The felony murder rule holds that, if someone is killed while a felony is being committed, then the person who is committing the felony can also be charged with murder. Types of felonies that invoke the felony murder rule include such acts as burglary, robbery, kidnapping, and rape. Typically, in order for someone to be convicted of felony murder, the victim’s death must have been a direct result of the felony being committed.

For example:

While Nick is robbing a convenience store, he holds his hand in his jacket pocket, threatening to shoot the store clerk if he doesn’t cooperate. This scares the store clerk so badly, he trips and falls, hitting his head. The clerk later dies from the head injury.

Although Nick didn’t intend to kill anyone – indeed he didn’t even have a real gun – the clerk died as a direct result of Nick’s commission of robbery, which is a felony. Nick can be charged with felony murder.

Manslaughter

The definition of manslaughter varies, depending on the jurisdiction. However, manslaughter can be divided up into the following six categories:

  • Voluntary Manslaughter – Voluntary manslaughter occurs when a defendant is provoked strongly enough to kill someone in the heat of passion.
  • Involuntary Manslaughter – Involuntary manslaughter is the killing of someone without malice aforethought, or an intent to kill.
  • Constructive Manslaughter – Constructive manslaughter occurs when someone kills someone unintentionally, but while committing another crime. This differs from felony murder because the crime committed does not have to be a felony.
  • Criminally Negligent Manslaughter – Criminally negligent manslaughter, or criminally negligent homicide, occurs when someone dies as the result of another person’s negligence, such as reckless driving.
  • Vehicular Manslaughter – Vehicular manslaughter, also called “intoxication manslaughter,” is the act of killing another person with a car and/or while under the influence of drugs and/or alcohol.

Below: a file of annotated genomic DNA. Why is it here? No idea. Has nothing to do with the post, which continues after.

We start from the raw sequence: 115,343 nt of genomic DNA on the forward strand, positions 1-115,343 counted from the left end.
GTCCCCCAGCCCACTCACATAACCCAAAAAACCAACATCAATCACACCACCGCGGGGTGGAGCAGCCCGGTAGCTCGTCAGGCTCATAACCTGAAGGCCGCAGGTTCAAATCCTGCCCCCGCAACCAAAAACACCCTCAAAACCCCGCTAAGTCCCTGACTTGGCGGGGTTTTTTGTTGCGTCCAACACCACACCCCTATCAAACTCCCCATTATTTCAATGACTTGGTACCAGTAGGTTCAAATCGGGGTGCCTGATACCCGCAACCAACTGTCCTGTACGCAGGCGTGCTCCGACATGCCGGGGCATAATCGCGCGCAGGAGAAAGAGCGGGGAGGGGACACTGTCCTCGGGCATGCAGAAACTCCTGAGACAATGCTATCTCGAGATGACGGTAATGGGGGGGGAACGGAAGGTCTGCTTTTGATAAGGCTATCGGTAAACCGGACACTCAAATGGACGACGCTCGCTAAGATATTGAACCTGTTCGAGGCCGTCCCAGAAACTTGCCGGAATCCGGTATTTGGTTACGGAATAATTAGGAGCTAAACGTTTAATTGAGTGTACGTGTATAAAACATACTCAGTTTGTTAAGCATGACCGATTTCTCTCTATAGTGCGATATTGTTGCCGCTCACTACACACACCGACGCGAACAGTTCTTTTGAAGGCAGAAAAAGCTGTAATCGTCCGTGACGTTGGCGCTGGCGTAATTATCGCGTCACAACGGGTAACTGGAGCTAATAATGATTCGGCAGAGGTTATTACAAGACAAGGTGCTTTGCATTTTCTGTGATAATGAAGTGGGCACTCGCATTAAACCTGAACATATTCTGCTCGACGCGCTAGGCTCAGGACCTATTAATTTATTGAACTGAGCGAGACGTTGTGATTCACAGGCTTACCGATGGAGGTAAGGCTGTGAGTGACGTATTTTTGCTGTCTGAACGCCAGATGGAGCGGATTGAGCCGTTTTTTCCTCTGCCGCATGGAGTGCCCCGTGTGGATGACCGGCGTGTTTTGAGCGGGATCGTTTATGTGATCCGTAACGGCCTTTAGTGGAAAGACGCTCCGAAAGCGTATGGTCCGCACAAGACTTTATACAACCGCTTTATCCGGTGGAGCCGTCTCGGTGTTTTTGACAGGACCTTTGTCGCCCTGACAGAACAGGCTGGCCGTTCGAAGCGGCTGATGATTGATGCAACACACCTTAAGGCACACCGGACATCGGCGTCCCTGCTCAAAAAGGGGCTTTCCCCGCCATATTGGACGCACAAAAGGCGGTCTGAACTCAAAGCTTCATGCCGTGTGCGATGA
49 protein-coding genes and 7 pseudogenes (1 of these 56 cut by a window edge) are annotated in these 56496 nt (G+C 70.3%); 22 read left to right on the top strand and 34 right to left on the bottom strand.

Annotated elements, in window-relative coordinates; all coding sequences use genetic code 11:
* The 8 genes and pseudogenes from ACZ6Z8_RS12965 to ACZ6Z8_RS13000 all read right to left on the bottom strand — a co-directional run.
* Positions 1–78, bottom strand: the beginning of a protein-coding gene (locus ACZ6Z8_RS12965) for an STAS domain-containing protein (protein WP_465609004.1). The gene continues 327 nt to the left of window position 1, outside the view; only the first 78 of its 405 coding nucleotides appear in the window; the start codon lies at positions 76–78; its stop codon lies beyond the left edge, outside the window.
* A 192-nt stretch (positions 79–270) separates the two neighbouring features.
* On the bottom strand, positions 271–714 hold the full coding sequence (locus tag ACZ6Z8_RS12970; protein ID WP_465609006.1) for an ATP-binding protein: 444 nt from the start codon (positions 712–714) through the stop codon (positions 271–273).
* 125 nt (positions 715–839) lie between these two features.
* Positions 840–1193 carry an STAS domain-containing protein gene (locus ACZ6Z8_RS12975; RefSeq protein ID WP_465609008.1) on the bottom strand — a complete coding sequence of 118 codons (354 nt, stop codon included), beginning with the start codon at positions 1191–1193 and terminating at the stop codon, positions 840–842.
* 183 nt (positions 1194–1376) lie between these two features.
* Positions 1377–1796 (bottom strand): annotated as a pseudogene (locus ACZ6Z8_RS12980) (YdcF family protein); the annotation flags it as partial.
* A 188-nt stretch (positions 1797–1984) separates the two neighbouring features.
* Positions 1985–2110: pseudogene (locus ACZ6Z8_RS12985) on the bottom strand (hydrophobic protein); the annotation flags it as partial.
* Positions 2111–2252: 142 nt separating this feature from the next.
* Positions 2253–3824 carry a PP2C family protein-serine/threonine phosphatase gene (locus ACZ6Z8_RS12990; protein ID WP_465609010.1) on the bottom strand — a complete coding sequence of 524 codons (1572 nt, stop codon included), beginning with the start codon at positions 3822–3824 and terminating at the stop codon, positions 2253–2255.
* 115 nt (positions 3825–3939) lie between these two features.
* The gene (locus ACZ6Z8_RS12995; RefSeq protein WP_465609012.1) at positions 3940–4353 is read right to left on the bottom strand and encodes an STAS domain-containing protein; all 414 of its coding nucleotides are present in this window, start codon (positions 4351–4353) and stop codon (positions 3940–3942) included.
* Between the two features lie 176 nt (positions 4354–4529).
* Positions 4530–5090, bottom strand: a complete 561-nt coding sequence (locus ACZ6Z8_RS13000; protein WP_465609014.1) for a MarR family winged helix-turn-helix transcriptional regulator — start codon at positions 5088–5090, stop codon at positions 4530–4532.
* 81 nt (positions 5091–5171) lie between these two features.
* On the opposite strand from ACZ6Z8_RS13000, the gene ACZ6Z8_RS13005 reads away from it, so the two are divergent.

• Assisted Suicide – Assisted suicide refers to the act of helping someone commit suicide. The person assisting with suicide may be a layperson, though this charge is usually leveled against a physician. That person or physician can then be charged with manslaughter for assisting in the person’s death.

Malice Aforethought or Premeditation

Malice aforethought is often thought to be the same thing as premeditation. However, premeditation is more narrowly defined than malice aforethought. For example, malice aforethought is more broadly defined than premeditation, which refers to a predetermined plan to commit murder.

An intent to kill may be actual or implied. An actual intent to kill refers to a situation wherein the defendant deliberately wanted to kill another person. An implied intent to kill refers to a situation wherein the defendant either wanted to cause the victim significant bodily harm, or acted with a blatant disregard for the victim’s safety, which ultimately resulted in the victim’s death. Malice aforethought can occur in situations of either actual and implied intent to kill.

The prosecution must prove one of four mental states existed at the time of the death, in order to effectively prove the defendant had malice aforethought. Those mental states are:

  • The intent to cause death
  • The intent to inflict great bodily injury
  • The intent to commit a felony
  • A demonstrated “depraved indifference” to human life

For example:

Sam is on trial for charges of having committed a depraved indifference murder. He can only be convicted of this crime if the prosecution can prove that he was aware – at the time of the murder – that he knew his actions carried a high risk of causing serious bodily harm, or death, to another person. He must have ignored those risks and engaged in the action anyway.